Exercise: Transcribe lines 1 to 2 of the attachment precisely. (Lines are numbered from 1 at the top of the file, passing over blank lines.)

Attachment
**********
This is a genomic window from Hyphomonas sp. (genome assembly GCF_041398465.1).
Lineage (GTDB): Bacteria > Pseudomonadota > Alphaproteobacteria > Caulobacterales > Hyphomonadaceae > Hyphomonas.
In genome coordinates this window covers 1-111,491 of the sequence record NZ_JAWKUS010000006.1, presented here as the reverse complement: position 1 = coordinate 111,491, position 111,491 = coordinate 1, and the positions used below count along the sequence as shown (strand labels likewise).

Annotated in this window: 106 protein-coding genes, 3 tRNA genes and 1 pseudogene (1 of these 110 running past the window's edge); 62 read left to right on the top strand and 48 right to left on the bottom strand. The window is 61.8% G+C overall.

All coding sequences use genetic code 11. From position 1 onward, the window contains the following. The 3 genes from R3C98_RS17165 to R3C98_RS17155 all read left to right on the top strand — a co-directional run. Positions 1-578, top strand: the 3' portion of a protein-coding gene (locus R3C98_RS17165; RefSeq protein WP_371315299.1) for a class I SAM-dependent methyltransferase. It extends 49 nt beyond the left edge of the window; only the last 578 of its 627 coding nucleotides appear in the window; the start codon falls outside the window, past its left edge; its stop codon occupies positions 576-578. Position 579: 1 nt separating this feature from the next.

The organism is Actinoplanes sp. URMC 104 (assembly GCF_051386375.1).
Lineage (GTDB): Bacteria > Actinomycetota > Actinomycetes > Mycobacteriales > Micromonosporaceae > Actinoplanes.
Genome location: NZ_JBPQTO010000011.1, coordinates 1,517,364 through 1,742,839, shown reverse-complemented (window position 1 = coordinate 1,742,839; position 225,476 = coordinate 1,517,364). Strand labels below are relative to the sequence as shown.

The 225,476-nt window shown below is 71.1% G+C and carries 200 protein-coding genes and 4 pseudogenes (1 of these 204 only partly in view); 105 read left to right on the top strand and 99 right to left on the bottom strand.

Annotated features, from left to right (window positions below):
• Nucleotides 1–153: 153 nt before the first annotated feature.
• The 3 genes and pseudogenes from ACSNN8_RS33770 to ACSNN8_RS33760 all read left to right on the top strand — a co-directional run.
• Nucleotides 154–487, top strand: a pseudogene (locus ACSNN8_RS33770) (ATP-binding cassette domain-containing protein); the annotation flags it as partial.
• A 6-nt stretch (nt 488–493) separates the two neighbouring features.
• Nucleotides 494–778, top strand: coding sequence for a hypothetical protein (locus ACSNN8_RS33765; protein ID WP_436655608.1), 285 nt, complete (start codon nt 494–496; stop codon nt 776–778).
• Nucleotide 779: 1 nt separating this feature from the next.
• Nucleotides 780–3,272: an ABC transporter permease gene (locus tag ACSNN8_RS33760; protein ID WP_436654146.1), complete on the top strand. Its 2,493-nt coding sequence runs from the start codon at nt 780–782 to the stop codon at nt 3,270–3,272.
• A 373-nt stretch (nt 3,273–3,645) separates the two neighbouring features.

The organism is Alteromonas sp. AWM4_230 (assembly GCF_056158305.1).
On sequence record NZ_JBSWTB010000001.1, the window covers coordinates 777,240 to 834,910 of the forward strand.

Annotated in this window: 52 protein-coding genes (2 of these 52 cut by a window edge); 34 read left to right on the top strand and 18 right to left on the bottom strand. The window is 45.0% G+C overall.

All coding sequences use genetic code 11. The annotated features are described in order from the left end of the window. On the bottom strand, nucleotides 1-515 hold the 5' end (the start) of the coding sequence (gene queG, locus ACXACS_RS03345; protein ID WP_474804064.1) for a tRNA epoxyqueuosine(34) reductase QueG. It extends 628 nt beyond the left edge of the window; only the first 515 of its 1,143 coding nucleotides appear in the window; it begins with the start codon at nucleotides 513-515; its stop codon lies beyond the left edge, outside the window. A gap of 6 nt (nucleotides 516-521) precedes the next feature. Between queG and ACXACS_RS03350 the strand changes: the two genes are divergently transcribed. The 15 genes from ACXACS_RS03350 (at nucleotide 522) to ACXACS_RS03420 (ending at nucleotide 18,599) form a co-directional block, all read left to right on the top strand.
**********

This is a genomic window from Hyphomonas sp. (genome assembly GCF_041398465.1).
Lineage (GTDB): Bacteria > Pseudomonadota > Alphaproteobacteria > Caulobacterales > Hyphomonadaceae > Hyphomonas.